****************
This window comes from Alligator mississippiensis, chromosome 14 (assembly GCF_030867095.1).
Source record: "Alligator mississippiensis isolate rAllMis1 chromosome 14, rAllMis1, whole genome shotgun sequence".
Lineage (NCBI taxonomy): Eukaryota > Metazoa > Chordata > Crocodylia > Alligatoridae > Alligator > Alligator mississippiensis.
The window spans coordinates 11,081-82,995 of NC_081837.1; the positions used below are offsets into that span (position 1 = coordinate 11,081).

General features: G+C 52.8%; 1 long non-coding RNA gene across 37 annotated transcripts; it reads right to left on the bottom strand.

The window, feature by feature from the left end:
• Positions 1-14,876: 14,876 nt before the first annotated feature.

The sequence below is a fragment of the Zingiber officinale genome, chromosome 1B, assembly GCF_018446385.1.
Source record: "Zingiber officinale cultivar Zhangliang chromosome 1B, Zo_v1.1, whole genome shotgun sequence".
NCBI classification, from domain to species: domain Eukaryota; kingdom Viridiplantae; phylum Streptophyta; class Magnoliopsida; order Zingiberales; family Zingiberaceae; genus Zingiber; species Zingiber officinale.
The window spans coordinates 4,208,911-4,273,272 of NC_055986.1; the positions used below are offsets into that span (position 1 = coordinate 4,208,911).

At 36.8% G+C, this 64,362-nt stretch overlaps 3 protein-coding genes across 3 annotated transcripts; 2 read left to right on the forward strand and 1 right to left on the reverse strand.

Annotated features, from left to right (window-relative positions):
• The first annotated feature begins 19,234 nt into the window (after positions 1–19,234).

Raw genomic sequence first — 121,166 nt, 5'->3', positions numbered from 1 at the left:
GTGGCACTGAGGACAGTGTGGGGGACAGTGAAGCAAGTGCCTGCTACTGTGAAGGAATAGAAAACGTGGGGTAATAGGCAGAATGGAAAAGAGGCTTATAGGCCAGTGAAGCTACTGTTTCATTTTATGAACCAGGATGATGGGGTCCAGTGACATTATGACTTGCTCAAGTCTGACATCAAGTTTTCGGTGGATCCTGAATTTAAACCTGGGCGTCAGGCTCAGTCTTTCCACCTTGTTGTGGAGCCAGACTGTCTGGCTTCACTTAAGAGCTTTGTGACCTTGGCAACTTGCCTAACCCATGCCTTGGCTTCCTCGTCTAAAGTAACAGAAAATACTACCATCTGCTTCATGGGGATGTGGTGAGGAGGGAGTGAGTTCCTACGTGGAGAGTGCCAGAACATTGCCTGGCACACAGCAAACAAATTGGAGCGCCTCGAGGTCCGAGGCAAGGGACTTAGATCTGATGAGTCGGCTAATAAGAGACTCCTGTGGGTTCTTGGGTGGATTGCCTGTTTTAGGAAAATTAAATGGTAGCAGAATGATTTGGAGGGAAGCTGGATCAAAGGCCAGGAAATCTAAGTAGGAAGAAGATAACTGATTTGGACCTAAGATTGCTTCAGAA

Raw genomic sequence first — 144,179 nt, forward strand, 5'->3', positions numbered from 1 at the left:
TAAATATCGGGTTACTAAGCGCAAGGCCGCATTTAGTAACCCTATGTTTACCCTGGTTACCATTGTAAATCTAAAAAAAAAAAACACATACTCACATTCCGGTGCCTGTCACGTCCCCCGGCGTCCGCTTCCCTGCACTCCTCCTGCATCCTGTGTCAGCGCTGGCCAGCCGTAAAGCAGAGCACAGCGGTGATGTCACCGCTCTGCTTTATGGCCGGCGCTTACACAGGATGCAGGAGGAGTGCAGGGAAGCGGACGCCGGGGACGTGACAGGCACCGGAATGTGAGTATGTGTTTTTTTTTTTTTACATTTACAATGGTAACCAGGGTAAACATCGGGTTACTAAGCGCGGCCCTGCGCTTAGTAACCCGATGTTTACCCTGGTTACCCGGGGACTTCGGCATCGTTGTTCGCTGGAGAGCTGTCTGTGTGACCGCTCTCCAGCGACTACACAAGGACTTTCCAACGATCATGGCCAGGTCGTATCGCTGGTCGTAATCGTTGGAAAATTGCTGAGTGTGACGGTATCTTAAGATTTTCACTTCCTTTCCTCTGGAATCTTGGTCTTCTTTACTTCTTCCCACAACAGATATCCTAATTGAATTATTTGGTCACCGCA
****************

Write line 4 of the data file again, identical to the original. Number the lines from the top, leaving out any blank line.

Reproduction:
The window spans coordinates 11,081-82,995 of NC_081837.1; the positions used below are offsets into that span (position 1 = coordinate 11,081).